Renting, also known as hiring or letting, is an agreement where a payment is made for the temporary use of a good, service or property owned by another. A gross lease is when the tenant pays a flat rental amount and the landlord pays for all property charges regularly incurred by the ownership. An example of renting is equipment rental. Renting can be an example of the sharing economy.
Various types of rent are referenced in Roman law: rent (canon) under the long leasehold tenure of Emphyteusis; rent (reditus) of a farm; ground-rent (solarium); rent of state lands (vectigal); and the annual rent (prensio) payable for the jus superficiarum or right to the perpetual enjoyment of anything built on the surface of land.
There are many possible reasons for renting instead of buying, for example:
Short-term rental of all sorts of products (excluding real estate and holiday apartments) already represents an estimated €108 billion ($160 billion) annual market in Europe and is expected to grow further as the internet makes it easier to find specific items available for rent. According to a poll by YouGov, 76% of people looking to rent would go to the internet first to find what they need; rising to 88% for those aged 25–34.
It has been widely reported that the financial crisis of 2007–2010 may have contributed to the rapid growth of online rental marketplaces, such as erento, as consumers are more likely to consider renting instead of buying in times of financial hardship. Environmental concerns, fast depreciation of goods, and a more transient workforce also mean that consumers are increasingly searching for rentals online.
A 2010 US survey found 27% of renters plan to never buy a home.
Net income received, or losses suffered, by an investor from renting of properties is subject to idiosyncratic risk due to the numerous things that can happen to real property and variable behavior of tenants.
Main article: Rental agreement
There is typically an implied, explicit, or written rental agreement or contract involved to specify the terms of the rental, which are regulated and managed under contract law.
Examples include letting out real estate (real property) for the purpose of housing tenure (where the tenant rents a residence to live in), parking space for a vehicle(s), storage space, whole or portions of properties for business, agricultural, institutional, or government use, or other reasons.
When renting real estate, the person(s) or party who lives in or occupies the real estate is often called a tenant, paying rent to the owner of the property, often called a landlord (or landlady). The real estate rented may be all or part of almost any real estate, such as an apartment, house, building, business office(s) or suite, land, farm, or merely an inside or outside space to park a vehicle, or store things all under Real estate law.
The tenancy agreement for real estate is often called a lease, and usually involves specific property rights in real property, as opposed to chattels.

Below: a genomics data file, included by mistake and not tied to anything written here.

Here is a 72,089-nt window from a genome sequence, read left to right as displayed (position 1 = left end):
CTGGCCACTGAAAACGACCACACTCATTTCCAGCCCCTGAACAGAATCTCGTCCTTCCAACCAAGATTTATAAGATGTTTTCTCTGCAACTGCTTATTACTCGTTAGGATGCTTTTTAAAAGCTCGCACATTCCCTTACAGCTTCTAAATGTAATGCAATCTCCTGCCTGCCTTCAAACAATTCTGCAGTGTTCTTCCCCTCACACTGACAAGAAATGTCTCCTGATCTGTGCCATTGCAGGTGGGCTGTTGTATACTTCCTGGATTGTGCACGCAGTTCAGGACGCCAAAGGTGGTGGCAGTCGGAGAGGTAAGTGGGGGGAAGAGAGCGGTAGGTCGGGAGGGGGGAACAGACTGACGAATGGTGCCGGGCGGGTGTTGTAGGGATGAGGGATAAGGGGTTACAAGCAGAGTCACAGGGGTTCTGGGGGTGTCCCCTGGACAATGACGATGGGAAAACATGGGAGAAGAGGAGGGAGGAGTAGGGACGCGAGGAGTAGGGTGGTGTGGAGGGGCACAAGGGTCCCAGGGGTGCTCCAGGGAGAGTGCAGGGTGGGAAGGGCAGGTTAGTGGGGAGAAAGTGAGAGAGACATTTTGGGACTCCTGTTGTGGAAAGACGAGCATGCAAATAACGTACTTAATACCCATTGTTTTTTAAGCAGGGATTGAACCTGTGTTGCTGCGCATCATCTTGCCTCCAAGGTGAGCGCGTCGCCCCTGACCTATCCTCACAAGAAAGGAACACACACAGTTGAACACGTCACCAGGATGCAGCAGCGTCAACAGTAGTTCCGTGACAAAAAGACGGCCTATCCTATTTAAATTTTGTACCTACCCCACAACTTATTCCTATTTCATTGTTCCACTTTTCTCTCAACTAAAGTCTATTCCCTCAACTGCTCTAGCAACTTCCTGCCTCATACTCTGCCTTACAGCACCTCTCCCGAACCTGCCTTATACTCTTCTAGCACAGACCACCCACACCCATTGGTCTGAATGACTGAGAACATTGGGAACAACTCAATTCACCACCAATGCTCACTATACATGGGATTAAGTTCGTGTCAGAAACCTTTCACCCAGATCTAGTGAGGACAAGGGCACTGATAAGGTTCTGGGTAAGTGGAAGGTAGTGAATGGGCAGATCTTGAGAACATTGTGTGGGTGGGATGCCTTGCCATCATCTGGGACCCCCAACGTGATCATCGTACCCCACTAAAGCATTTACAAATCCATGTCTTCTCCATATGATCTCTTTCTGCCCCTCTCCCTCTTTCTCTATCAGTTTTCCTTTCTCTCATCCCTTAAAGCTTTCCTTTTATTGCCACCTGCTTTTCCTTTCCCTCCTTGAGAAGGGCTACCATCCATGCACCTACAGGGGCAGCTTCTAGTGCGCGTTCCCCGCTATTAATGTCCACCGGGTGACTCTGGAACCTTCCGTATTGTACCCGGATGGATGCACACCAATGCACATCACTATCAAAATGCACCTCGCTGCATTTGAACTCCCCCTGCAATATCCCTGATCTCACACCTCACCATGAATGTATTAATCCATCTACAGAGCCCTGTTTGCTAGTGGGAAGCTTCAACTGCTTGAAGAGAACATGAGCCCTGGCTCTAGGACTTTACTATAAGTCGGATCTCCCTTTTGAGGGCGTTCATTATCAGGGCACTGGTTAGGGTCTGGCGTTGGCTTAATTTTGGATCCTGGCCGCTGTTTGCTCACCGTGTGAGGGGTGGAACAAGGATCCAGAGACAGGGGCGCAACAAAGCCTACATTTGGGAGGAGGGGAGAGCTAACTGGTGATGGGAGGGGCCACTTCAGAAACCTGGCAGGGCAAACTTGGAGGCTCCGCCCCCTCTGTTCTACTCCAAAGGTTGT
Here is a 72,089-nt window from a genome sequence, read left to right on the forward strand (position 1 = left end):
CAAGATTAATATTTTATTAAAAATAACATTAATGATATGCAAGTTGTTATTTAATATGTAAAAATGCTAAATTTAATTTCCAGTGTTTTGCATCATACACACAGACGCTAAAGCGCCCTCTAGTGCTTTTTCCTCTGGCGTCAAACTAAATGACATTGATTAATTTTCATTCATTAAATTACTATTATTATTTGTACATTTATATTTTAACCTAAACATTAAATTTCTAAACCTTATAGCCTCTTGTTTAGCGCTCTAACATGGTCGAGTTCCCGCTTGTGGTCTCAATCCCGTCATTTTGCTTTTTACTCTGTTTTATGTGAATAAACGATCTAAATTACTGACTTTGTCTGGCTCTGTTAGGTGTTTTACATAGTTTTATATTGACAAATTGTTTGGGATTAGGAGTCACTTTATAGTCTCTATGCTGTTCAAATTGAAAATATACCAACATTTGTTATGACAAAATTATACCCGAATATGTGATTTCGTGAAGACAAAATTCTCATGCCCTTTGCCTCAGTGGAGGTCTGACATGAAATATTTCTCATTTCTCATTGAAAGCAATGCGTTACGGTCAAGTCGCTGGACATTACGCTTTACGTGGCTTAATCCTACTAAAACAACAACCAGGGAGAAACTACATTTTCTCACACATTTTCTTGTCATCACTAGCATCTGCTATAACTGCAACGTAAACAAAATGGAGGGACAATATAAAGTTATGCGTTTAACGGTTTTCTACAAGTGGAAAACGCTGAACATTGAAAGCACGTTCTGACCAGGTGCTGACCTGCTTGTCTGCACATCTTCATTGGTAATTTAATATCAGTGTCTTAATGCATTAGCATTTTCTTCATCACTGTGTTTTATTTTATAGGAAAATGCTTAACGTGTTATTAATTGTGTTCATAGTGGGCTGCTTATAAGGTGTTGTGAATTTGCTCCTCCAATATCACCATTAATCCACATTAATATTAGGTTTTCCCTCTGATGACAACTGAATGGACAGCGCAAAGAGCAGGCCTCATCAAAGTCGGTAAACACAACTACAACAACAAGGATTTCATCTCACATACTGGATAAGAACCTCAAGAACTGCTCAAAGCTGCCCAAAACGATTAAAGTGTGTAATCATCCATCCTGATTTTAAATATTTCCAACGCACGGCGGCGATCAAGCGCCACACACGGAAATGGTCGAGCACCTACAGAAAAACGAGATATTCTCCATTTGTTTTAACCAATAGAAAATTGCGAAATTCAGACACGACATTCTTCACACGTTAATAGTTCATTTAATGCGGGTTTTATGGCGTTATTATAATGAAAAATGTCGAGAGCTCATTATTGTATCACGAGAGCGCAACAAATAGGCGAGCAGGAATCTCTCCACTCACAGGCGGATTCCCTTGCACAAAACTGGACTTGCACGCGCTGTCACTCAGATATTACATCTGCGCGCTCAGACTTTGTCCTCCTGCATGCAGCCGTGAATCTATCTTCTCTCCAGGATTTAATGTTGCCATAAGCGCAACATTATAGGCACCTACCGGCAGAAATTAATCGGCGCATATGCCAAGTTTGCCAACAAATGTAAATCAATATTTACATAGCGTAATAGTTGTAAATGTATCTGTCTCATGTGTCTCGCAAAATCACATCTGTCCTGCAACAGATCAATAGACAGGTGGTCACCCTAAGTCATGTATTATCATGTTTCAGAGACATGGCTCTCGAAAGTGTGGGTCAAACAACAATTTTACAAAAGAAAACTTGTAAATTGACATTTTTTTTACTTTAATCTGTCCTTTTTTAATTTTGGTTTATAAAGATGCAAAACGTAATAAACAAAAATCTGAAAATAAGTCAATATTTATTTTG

In India, the rental income on property is taxed under the head "income from house property". A deduction of 30% is allowed from total rent which is charged to tax.
The time use of a chattel or other so called "personal property" is covered under general contract law, but the term lease also nowadays extends to long term rental contracts of more expensive non-Real properties such as automobiles, boats, planes, office equipment and so forth. The distinction in that case is long term versus short term rentals. Some non-real properties commonly available for rent or lease are:
In various degrees, renting can involve buying services for various amounts of time, such as staying in a hotel, using a computer in an Internet cafe, or riding in a taxicab (some forms of English use the term "hiring" for this activity).
As seen from the examples, some rented goods are used on the spot, but usually they are taken along; to help guarantee that they are brought back, one or more of the following applies:
If the customer has a credit account with the rental company, they may rent over several months (or years) and will receive a recurring or continuation invoice each rental period until they return the equipment. In this case deposits are rarely required.
In certain types of rental (sometimes known as operated or wet rental) the charge may be calculated by the rental charge + timesheets of operators or drivers supplied by the rental company to operate the equipment. This is particularly relevant for crane rental companies.
Sometimes the risk that the good is kept is reduced by it being a special model or having signs on it that cannot easily be removed, making it obvious that it is owned by the rental company; this is especially effective for goods used in public places, but even when used at home it may help due to social control.
Persons and businesses that regularly rent goods from a particular company generally have an account with that company, which reduces the administrative procedure (transaction costs) on each occasion.
Signing out books from a library could be considered renting when there is a fee per book. However the term lending is more common.
Rental of personal property or real property for periods often longer than a year, which is governed by the signing of a lease, is known as leasing. Leasing is usually used for high-value capital equipment, both in business and by consumers. A lease in which the renter benefits from an increase in value of the asset is known as a finance lease. A leasing agreement which is not a finance lease is known as an operating lease.
A rental agreement may provide for the renter or lessee to become the owner of the asset at the end of the rental period, usually at the renter's option on payment of a nominal fee. Such arrangements may be known as